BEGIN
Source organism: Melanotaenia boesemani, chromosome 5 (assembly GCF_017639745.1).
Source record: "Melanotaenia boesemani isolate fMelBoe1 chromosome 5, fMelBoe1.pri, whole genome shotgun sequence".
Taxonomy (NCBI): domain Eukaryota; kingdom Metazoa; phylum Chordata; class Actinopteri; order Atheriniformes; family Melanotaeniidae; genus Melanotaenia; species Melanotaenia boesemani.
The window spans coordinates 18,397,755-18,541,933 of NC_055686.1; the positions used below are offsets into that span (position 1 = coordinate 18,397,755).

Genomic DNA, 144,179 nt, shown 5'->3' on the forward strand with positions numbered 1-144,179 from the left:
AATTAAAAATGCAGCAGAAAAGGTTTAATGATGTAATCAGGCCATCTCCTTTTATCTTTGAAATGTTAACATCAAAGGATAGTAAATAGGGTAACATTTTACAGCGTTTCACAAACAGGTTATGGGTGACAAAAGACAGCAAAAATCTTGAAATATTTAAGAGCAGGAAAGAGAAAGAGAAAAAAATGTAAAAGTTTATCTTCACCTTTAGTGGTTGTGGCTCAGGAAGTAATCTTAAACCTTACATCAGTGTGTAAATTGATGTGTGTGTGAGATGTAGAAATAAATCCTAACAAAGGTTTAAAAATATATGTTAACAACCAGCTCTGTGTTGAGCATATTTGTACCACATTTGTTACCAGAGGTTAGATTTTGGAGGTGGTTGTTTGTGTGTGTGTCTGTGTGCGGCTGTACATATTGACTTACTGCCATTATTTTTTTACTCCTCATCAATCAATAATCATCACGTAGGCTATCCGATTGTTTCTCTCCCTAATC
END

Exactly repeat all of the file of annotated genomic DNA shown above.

Source organism: Melanotaenia boesemani, chromosome 5 (assembly GCF_017639745.1).
Source record: "Melanotaenia boesemani isolate fMelBoe1 chromosome 5, fMelBoe1.pri, whole genome shotgun sequence".
Taxonomy (NCBI): domain Eukaryota; kingdom Metazoa; phylum Chordata; class Actinopteri; order Atheriniformes; family Melanotaeniidae; genus Melanotaenia; species Melanotaenia boesemani.
The window spans coordinates 18,397,755-18,541,933 of NC_055686.1; the positions used below are offsets into that span (position 1 = coordinate 18,397,755).

Genomic DNA, 144,179 nt, shown 5'->3' on the forward strand with positions numbered 1-144,179 from the left:
AATTAAAAATGCAGCAGAAAAGGTTTAATGATGTAATCAGGCCATCTCCTTTTATCTTTGAAATGTTAACATCAAAGGATAGTAAATAGGGTAACATTTTACAGCGTTTCACAAACAGGTTATGGGTGACAAAAGACAGCAAAAATCTTGAAATATTTAAGAGCAGGAAAGAGAAAGAGAAAAAAATGTAAAAGTTTATCTTCACCTTTAGTGGTTGTGGCTCAGGAAGTAATCTTAAACCTTACATCAGTGTGTAAATTGATGTGTGTGTGAGATGTAGAAATAAATCCTAACAAAGGTTTAAAAATATATGTTAACAACCAGCTCTGTGTTGAGCATATTTGTACCACATTTGTTACCAGAGGTTAGATTTTGGAGGTGGTTGTTTGTGTGTGTGTCTGTGTGCGGCTGTACATATTGACTTACTGCCATTATTTTTTTACTCCTCATCAATCAATAATCATCACGTAGGCTATCCGATTGTTTCTCTCCCTAATC